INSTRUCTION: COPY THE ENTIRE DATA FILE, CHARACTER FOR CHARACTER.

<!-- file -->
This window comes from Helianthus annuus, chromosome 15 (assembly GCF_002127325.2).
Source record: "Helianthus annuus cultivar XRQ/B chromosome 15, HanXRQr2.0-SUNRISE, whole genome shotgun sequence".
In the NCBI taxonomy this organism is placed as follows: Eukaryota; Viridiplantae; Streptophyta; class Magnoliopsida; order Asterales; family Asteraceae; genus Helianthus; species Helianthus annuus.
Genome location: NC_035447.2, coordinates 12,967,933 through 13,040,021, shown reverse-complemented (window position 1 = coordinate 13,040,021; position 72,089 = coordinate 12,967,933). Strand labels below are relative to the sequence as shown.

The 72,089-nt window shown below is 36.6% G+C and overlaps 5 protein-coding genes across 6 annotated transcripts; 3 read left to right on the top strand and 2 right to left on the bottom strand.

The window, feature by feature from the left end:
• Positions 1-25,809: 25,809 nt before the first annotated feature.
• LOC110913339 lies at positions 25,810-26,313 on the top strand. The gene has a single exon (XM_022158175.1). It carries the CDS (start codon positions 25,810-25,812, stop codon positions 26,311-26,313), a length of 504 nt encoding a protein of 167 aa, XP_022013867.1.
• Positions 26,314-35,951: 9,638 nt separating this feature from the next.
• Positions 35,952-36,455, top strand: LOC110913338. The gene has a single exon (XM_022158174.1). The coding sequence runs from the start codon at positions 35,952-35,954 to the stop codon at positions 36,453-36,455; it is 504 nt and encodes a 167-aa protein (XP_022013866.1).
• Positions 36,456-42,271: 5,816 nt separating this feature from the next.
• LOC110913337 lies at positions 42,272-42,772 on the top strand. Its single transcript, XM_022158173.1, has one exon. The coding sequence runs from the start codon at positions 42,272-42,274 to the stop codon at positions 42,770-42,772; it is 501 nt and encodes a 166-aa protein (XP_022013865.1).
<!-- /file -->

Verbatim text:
This window comes from Helianthus annuus, chromosome 15 (assembly GCF_002127325.2).
Source record: "Helianthus annuus cultivar XRQ/B chromosome 15, HanXRQr2.0-SUNRISE, whole genome shotgun sequence".
In the NCBI taxonomy this organism is placed as follows: Eukaryota; Viridiplantae; Streptophyta; class Magnoliopsida; order Asterales; family Asteraceae; genus Helianthus; species Helianthus annuus.
Genome location: NC_035447.2, coordinates 12,967,933 through 13,040,021, shown reverse-complemented (window position 1 = coordinate 13,040,021; position 72,089 = coordinate 12,967,933). Strand labels below are relative to the sequence as shown.

The 72,089-nt window shown below is 36.6% G+C and overlaps 5 protein-coding genes across 6 annotated transcripts; 3 read left to right on the top strand and 2 right to left on the bottom strand.

The window, feature by feature from the left end:
• Positions 1-25,809: 25,809 nt before the first annotated feature.
• LOC110913339 lies at positions 25,810-26,313 on the top strand. The gene has a single exon (XM_022158175.1). It carries the CDS (start codon positions 25,810-25,812, stop codon positions 26,311-26,313), a length of 504 nt encoding a protein of 167 aa, XP_022013867.1.
• Positions 26,314-35,951: 9,638 nt separating this feature from the next.
• Positions 35,952-36,455, top strand: LOC110913338. The gene has a single exon (XM_022158174.1). The coding sequence runs from the start codon at positions 35,952-35,954 to the stop codon at positions 36,453-36,455; it is 504 nt and encodes a 167-aa protein (XP_022013866.1).
• Positions 36,456-42,271: 5,816 nt separating this feature from the next.
• LOC110913337 lies at positions 42,272-42,772 on the top strand. Its single transcript, XM_022158173.1, has one exon. The coding sequence runs from the start codon at positions 42,272-42,274 to the stop codon at positions 42,770-42,772; it is 501 nt and encodes a 166-aa protein (XP_022013865.1).